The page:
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List of all AFSCs

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 156 items in 8 pages
Performs in-flight refueling aircrew functions and activities according to flight manuals, checklists, and Unites States Air Force publications.
Performs aircraft visual inspections and in-flight duties. Operates and monitors engine and aircraft systems controls, panels, indicators and devices. Manages flight engineer functions and activities.
Accomplishes preflight and post-flight of aircraft and aircraft systems. Receives cargo/passenger load briefings, checks placement of cargo/passengers against aircraft limitations/restrictions, determines adequacy of cargo documentation. If required, load plans cargo/passenger loads. Supervises cargo/passenger loading and offloading activities. Determines cargo placement and restraint requirements and directs and checks the placement of restraint equipment. Computes aircraft weight and balance. Demonstrates use of life support equipment. Accomplishes passenger comfort activities during flight. Performs aircrew functions and other mission specific qualification duties to include the airdrop of personnel and equipment/cargo.
Performs aircrew duties on numerous airborne platforms. Operates, maintains, repairs, and tests airborne communications, electro optical sensor, radar, computer, electronic protection (EP) systems, and electronic warfare (EW) systems. Gathers, records, displays, and distributes mission information. Interprets computer generated displays and alarms. Performs preflight, in-flight, and post flight duties. Supervises and instructs personnel in operation, maintenance, repair, and test procedures. Establishes, manages and supervises airborne mission system operation and directs aircrew training.
Provides for safety of passengers. Plans, coordinates, and manages cabin duties. Performs aircrew functions. Manages flight attendant activities and related duties.
Operates, evaluates, and manages airborne signals intelligence information systems and operations activities and related ground processing activities. Performs identification, acquisition, recording, translating, analyzing, and reporting of assigned voice communications. Provides signals intelligence threat warning support and interfaces with other units. Performs and assists in mission planning. Maintains publications and currency items. Maintains and supervises communication nets. Transcribes, processes, and conducts follow-up analysis of assigned communications.
Flies as primary aircrew onboard a wide variety of aircraft to operate, evaluate and manage airborne ISR information and related ground processing systems. Performs identification, acquisition, recording, analysis and reporting of assigned ISR tasks. Provides ISR threat warning support and interfaces with other units. Performs and assists with mission planning. Maintains assigned publications and currency items. Participates in theater and tactical-level ISR coordination networks. Processes, analyzes and disseminates ISR information obtained from onboard sensors during missions in progress.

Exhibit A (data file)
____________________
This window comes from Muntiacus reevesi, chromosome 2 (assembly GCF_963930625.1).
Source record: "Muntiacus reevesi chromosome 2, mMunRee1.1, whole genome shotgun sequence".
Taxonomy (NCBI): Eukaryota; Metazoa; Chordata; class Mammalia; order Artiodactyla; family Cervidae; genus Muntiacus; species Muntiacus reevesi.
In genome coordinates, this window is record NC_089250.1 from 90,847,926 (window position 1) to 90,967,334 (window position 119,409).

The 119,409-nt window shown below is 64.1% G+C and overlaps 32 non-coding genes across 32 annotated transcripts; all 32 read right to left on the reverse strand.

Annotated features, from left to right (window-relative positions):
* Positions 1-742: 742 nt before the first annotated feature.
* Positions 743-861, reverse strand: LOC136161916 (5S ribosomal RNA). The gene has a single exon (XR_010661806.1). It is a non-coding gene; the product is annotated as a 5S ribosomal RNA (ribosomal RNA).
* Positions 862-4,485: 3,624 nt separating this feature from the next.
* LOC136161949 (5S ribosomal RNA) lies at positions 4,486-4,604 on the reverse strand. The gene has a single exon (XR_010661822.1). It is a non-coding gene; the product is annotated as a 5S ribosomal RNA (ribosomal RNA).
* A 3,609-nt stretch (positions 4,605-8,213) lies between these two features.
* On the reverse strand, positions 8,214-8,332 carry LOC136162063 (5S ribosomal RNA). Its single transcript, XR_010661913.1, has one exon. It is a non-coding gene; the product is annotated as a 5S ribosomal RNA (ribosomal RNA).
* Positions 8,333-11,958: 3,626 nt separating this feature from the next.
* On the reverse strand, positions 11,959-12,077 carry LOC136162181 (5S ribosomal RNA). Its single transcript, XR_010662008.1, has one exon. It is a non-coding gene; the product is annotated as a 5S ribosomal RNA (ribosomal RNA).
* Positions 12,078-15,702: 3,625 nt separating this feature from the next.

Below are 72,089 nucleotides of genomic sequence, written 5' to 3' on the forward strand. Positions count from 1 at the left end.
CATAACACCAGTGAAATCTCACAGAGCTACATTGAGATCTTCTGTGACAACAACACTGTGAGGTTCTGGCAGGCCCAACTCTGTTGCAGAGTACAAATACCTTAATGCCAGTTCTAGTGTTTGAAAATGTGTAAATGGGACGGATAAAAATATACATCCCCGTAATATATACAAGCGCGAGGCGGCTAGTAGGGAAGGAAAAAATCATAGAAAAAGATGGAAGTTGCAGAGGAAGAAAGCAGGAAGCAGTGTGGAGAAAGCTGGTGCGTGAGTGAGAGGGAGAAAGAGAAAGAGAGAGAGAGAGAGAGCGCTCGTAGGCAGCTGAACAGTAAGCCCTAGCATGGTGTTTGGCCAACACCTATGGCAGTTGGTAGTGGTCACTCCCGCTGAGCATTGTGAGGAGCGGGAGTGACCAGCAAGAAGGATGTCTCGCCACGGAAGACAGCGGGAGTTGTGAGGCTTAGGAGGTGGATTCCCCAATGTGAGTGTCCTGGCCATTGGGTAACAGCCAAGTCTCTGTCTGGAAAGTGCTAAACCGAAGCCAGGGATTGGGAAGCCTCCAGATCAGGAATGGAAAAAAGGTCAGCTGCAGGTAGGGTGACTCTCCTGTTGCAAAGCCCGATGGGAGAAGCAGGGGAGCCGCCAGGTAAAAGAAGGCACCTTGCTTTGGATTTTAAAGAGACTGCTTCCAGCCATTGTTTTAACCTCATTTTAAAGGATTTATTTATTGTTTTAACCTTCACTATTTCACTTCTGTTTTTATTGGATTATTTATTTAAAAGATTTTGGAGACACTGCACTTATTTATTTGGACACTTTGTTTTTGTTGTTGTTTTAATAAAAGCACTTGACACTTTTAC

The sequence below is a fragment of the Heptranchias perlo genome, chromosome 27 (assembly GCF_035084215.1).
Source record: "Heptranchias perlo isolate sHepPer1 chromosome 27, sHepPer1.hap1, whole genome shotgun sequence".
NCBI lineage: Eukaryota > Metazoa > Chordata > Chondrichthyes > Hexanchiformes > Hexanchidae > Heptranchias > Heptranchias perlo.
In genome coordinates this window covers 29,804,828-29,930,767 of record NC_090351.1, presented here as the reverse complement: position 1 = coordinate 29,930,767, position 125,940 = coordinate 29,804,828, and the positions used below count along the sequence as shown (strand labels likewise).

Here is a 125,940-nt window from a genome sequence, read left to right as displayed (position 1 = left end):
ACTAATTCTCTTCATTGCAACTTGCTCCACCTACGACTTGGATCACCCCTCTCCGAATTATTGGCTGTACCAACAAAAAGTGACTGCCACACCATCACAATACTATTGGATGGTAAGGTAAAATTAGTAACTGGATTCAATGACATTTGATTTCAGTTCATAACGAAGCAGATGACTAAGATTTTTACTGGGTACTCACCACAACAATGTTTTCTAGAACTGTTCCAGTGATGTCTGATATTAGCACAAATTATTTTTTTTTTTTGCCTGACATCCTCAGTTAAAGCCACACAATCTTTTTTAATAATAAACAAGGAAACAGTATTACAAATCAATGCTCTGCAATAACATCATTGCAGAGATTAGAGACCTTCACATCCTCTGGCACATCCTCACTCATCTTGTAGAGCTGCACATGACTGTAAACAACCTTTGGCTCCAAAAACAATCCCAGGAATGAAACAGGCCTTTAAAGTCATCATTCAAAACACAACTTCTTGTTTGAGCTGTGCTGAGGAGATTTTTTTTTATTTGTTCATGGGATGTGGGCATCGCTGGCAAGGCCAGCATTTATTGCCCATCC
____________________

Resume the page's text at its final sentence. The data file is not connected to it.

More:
Performs aircraft visual inspections and in-flight duties. Operates and monitors engine and aircraft systems controls, panels, indicators and devices. Supervises cargo/passenger loading and offloading activities. Determines cargo placement and restraint requirements and directs and checks the placement of restraint equipment. Computes aircraft weight and balance and performs functions including airdrop of personnel and equipment/cargo. Inspects, operates, and secures armament systems and subsystems. Assists in planning and execution of mission taskings through employment of Full Motion Video (FMV) systems and associated equipment. Operates operations mission equipment, systems, electro-optical sensor systems as well as airborne weapons systems by employing combat procedures and tactics. Performs special missions aviation functions under training and operational conditions. Manages, supervises, trains, provides expertise, and evaluates activities. Performs staff functions.
Performs duties to develop, sustain, and enhance cyberspace capabilities to defend national interests from attack and to create effects in cyberspace to achieve national objectives. Conduct Offensive Cyberspace Operations (OCO) and Defensive Cyberspace Operations (DCO) using established tactics, techniques, and procedures to achieve Service, COCOM and national objectives. Executes command and control (C2) of assigned cyberspace forces and de-conflict cyberspace operations across the kinetic and non-kinetic spectrum. Supports cyberspace capability development, testing and implementation. Partners with DoD, interagency and Coalition Forces to detect, deny, disrupt, deceive, and mitigate adversarial access to sovereign national cyberspace systems.
Performs and manages aviation and parachutist Host Aviation Resource Management (HARM) and Squadron Aviation Resource Management (SARM) functions related to scheduling, standardization and evaluation, flying and ground training, aviation flight records, parachutist jump records and squadron operations. Operates and maintains the Aviation Resource Management System (ARMS).
Controls en route and terminal air traffic by use of visual, radar, and non-radar means. Supervises and manages air traffic control (ATC) facilities.
Provides command, control, communications, intelligence, surveillance and reconnaissance (C3ISR) to assist, control and enable the application of manned and unmanned, lethal and non-lethal airpower in all geographic and environmental conditions across the full spectrum of military operations. Includes terminal control (air traffic control [ATC]) and targeting, and control of air strikes (including close air support [CAS]) and use of visual and electronic aids to control airheads and enable precision navigation. Provides long-range voice and data command and control and communications. Performs tactical level surveillance and reconnaissance functions, fusing organic and remote controlled technologies and manned platforms to build the common operating picture (COP).